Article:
Wipe Down All Surfaces
If you leave the parrot in its cage while at work, most of its ‘dusting’ will be isolated to this location.
A parrot’s cage should be deep cleaned at least once a week. However, if you notice the parrot produces excessive dust or reacts adversely to airborne particles, you should increase the frequency.
Change out the tray liner. Since parrot dust is white or grey, you may not see it easily, but it’s there.
Use a damp cloth to wipe down all surfaces. This could be done every 2 weeks if the parrot isn’t very dusty and you don’t experience allergies.
You may need to wipe down all services twice weekly during the molting season.
Owners can reduce the concentration of airborne dust with an air purifier.
You’ll need a high-efficiency particulate air (HEPA) filter, which can remove 99.97% of airborne particles that are 0.3 micrometers or 0.0003 millimeters.
|Small purifiers:||These are best for rooms 300 square feet or smaller.|
|Medium purifiers:||These work well in spaces between 300 and 600 square feet.|
|Large purifiers:||These can filter the air in rooms of 700 to 1900 square feet.|
Many purifiers list the device’s Air Changes Per Hour (ACH) on the packaging. That covers how often the purifier filters the air in the room in 1 hour.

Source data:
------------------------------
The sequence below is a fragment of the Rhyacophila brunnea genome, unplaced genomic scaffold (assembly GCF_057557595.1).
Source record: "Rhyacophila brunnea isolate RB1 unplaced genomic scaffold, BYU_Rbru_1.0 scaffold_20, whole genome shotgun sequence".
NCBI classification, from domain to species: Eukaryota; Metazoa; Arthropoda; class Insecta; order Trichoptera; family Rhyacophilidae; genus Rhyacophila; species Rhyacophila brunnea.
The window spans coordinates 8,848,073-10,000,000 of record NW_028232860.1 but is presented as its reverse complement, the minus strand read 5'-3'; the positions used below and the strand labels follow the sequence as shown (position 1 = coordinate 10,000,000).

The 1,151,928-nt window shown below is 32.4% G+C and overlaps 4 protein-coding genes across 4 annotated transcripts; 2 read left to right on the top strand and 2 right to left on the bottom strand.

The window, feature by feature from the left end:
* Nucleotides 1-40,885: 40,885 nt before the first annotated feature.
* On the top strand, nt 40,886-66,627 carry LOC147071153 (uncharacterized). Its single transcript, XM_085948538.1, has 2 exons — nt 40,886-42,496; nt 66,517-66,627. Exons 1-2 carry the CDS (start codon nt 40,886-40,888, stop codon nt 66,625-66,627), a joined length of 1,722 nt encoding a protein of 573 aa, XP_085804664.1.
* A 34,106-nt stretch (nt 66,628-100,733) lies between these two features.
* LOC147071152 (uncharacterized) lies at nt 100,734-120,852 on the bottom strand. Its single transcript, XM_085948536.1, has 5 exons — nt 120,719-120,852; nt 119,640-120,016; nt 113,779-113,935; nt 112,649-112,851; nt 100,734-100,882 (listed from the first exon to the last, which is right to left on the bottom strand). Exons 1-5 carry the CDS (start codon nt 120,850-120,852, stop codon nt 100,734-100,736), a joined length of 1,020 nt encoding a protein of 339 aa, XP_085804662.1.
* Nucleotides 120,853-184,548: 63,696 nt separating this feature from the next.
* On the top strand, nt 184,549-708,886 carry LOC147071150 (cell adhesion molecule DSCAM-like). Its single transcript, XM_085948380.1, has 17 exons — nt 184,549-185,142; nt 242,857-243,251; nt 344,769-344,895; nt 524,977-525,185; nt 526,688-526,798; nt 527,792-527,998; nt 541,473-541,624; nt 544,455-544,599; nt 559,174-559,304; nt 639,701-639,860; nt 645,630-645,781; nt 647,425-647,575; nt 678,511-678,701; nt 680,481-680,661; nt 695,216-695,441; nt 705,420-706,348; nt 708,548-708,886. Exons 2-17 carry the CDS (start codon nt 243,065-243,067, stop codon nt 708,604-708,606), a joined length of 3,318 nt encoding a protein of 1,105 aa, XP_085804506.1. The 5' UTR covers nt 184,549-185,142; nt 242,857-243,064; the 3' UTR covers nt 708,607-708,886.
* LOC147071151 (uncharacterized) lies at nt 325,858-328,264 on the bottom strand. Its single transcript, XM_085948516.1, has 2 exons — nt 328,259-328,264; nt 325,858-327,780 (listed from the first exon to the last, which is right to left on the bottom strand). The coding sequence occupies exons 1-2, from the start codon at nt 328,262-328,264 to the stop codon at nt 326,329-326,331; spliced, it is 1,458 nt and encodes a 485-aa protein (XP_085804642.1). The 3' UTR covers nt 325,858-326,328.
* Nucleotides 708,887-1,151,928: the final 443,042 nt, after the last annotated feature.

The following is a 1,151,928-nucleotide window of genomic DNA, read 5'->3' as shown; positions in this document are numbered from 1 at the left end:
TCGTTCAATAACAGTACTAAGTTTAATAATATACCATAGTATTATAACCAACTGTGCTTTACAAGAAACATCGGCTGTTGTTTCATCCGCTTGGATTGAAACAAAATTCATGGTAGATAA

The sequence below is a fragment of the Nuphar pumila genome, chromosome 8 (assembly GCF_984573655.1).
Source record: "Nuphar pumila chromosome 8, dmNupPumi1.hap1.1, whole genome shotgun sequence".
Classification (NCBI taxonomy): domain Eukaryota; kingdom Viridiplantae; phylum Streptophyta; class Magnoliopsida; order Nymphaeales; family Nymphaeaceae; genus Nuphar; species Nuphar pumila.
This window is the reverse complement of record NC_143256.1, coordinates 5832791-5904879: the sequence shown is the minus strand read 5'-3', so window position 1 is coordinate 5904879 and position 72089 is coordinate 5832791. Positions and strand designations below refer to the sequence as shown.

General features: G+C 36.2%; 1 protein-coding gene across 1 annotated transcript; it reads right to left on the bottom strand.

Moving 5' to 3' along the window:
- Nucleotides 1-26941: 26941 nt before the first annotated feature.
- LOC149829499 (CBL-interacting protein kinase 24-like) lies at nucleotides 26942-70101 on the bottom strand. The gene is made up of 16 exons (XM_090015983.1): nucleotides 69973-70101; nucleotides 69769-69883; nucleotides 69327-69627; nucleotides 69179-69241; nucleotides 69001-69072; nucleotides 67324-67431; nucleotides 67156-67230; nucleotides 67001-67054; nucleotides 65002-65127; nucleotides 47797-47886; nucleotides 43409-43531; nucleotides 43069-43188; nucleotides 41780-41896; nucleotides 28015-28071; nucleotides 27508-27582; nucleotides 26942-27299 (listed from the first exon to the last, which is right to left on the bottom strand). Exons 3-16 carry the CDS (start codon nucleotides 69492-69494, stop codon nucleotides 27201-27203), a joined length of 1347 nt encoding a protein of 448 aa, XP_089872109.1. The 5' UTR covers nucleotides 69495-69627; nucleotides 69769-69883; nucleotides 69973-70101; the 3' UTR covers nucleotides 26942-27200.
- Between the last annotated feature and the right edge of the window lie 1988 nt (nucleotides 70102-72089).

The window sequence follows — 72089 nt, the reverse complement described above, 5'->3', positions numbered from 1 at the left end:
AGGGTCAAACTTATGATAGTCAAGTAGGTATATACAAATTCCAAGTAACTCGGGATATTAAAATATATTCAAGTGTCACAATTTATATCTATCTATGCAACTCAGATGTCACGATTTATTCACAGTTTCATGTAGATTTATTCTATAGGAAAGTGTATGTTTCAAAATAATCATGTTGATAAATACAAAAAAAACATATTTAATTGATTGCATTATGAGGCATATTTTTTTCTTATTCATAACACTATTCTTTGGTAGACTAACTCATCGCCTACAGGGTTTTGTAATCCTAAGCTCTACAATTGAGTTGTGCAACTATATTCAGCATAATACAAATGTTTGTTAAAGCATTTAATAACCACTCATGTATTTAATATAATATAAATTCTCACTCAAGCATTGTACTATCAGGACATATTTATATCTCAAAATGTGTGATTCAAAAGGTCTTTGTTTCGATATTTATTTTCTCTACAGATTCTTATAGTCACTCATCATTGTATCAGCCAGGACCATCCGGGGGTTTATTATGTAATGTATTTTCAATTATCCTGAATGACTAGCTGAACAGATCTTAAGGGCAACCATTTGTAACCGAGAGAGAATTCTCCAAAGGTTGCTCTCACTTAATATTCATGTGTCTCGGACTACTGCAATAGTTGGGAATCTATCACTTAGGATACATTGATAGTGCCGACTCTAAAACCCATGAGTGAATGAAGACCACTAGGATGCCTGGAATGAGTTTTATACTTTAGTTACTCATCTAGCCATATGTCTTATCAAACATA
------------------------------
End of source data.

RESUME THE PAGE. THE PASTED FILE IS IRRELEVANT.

Owners of macaws, African greys, cockatoos, and other larger parrots should buy a 4x ACH rating or higher purifier to remove parrot dust.
Since parrot dust is light, it’ll drift away and rest on nearby surfaces. Parrot dust is large enough to be captured by an air purifier, so put one in the room where the parrot spends most of its time.
Some owners allow their parrots to perch near their showers while bathing, enabling them to rinse off excess dust and stay clean.
Alternatively, let it shower in the sink. Turn on the faucet, set the parrot in the sink, and lightly splash it with water. Some owners will spritz their parrots with a spray bottle.
Most Dusty Parrots Vs. Least Dusty Parrots
The amount of dust a parrot specie produces depends on these factors:
- Size: The larger the parrot, the greater the surface area of its down feathers. Large parrot species, like African greys and cockatoos, produce significant dust.